There’s been a lot of mainstream media attention of recent times suggesting the stock market has been decimated and that retirees have ‘lost everything’ thanks to the COVID-19 crisis.
But if we take a closer look at how markets have actually performed, is it really true that your retirement savings have been ‘decimated?’

The first thing we need to remember, is the last bull market that ended when COVID hit, was the longest in history. In fact, From the start of the bull market through to the start of March, the S&P 500 had delivered a cumulative return of 462.1%, according to FactSet. To cap that off, last year alone we had markets delivering us a gain of 31.5%.

To be fair, that’s a pretty reasonable winning run.

Since that point in time, the outbreak of COVID-19 has led to the onset of social distancing measures around the globe, and in many countries, the economies have gone into a virtual shutdown. While markets did fall initially, they have done a pretty good job of recovering.

In fact, looking at the S&P 500 in the US the index is trading at virtually the same level it was only 12 months ago. To suggest stocks have been decimated is perhaps a little bit premature.
Over the course of the year, the S&P 500 is in the red, but not by that much – around 10% at the time of writing.
But it’s also important to note that most investors don’t have a portfolio that is made up 100% with stocks. They are likely balanced in that they combine stocks, bonds and even other assets such as gold or REITs.

If we use a balanced portfolio as a benchmark to measure our performance we can look to the likes of the Vanguard Diversified Balanced Index ETF (VDBA). It is made up of a 50 per cent combination of Australian and International shares and 50 per cent fixed income such as bonds.

Vanguard Diversified Balanced Index ETF (VDBA)

So far in 2020, the Vanguard Diversified Balanced Index ETF is down only -4.8 per cent.
If we look back 12 months, we can see that this portfolio is actually up marginally.
If we compare the current price to the start of 2019, we can see this portfolio is up over 8 per cent.
None of these numbers would suggest your retirement savings have been decimated.

What Happen’s to Dividends?

Despite markets remaining solid, there are some things to consider going forward for retirees. One of those is the impact of dividends on your overall portfolio.
If your current portfolio is slanted towards income, then for the short-term there is a good chance those dividends will be taking a hair cut.

Almost all areas of the economy have been impacted by the economic shutdown and that will be filtered through to lower profits and lower dividend payouts for the next few periods.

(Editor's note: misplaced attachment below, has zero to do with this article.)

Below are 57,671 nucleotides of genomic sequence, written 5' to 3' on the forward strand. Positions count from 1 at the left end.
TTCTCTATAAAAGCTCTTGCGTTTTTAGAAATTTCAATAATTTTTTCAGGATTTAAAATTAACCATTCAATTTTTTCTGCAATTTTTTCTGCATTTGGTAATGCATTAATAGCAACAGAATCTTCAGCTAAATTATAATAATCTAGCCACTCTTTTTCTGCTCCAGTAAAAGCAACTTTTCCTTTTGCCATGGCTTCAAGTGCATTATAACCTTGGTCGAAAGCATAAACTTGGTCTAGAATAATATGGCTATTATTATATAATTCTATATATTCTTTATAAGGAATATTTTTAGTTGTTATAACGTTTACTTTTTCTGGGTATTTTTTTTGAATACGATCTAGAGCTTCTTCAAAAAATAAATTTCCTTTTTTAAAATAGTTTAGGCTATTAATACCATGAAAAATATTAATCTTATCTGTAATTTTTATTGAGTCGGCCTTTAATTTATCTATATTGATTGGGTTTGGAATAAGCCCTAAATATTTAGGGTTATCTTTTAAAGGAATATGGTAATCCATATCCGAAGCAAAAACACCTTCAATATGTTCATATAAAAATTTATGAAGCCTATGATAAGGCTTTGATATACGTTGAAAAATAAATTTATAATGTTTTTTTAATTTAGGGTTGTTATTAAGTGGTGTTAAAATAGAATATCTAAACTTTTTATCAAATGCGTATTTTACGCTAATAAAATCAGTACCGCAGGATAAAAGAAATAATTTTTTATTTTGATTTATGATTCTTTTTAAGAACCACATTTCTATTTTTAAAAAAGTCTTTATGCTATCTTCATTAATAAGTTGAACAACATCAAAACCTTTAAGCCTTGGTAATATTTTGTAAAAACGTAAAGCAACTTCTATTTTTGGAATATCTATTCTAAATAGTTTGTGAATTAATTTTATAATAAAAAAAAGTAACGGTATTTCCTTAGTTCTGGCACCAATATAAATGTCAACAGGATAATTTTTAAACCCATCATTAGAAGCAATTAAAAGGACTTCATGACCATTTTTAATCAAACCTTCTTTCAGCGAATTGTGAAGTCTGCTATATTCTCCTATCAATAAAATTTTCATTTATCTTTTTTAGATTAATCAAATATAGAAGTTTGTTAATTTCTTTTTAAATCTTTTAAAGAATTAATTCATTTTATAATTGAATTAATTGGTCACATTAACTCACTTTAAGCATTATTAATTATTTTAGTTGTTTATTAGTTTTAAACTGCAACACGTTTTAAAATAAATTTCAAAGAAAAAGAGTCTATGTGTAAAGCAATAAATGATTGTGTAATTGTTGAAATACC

But with prices remaining relatively robust, it’s clear that the market is still suggesting they can see an end in sight. When these restrictions start to ease, for many areas of the economy it will be business as usual, so hopefully, they can start generating profits and future dividends.

Just how fast the economy will bounce back is any one’s guess but we can look to history to see how the stock market has responded in the past.

History of Market Falls

If we look back from the start of 1950s to the current day, there have been 38 official stock market corrections in the S&P 500. What that means is falls of 10% or more from the most recent high.
Of these previous corrections in the S&P 500, 23 of them lasted 104 or fewer days. That’s only 3.5 months.
So far this current correction is 86 days long, or about 3 months and already, as we’ve seen, things have started to stabilise and improve.

It’s also important to note, that all of these previous corrections were completely erased by bull-markets in the ensuing months and years.
In the long-run, it mattered little, as to when you bought into those markets. You didn’t need to pick the bottom, or be ‘greedy when others were fearful’.

You just had to buy and then hold on. However, there are many things that need to be managed along the way to ensure that you can remain invested without selling your assets due to excess volatility causing panic.
As an Australian investor, this not only means rebalancing your asset allocation regularly to meet your risk tolerance but also having regard to currency movements between the Australian dollar and other currencies as these can have very long term trends that can have a meaningful negative or positive impact on your retirement portfolio.

The mainstream media are good at producing TV – just don’t let them have your believe your retirement has been decimated.

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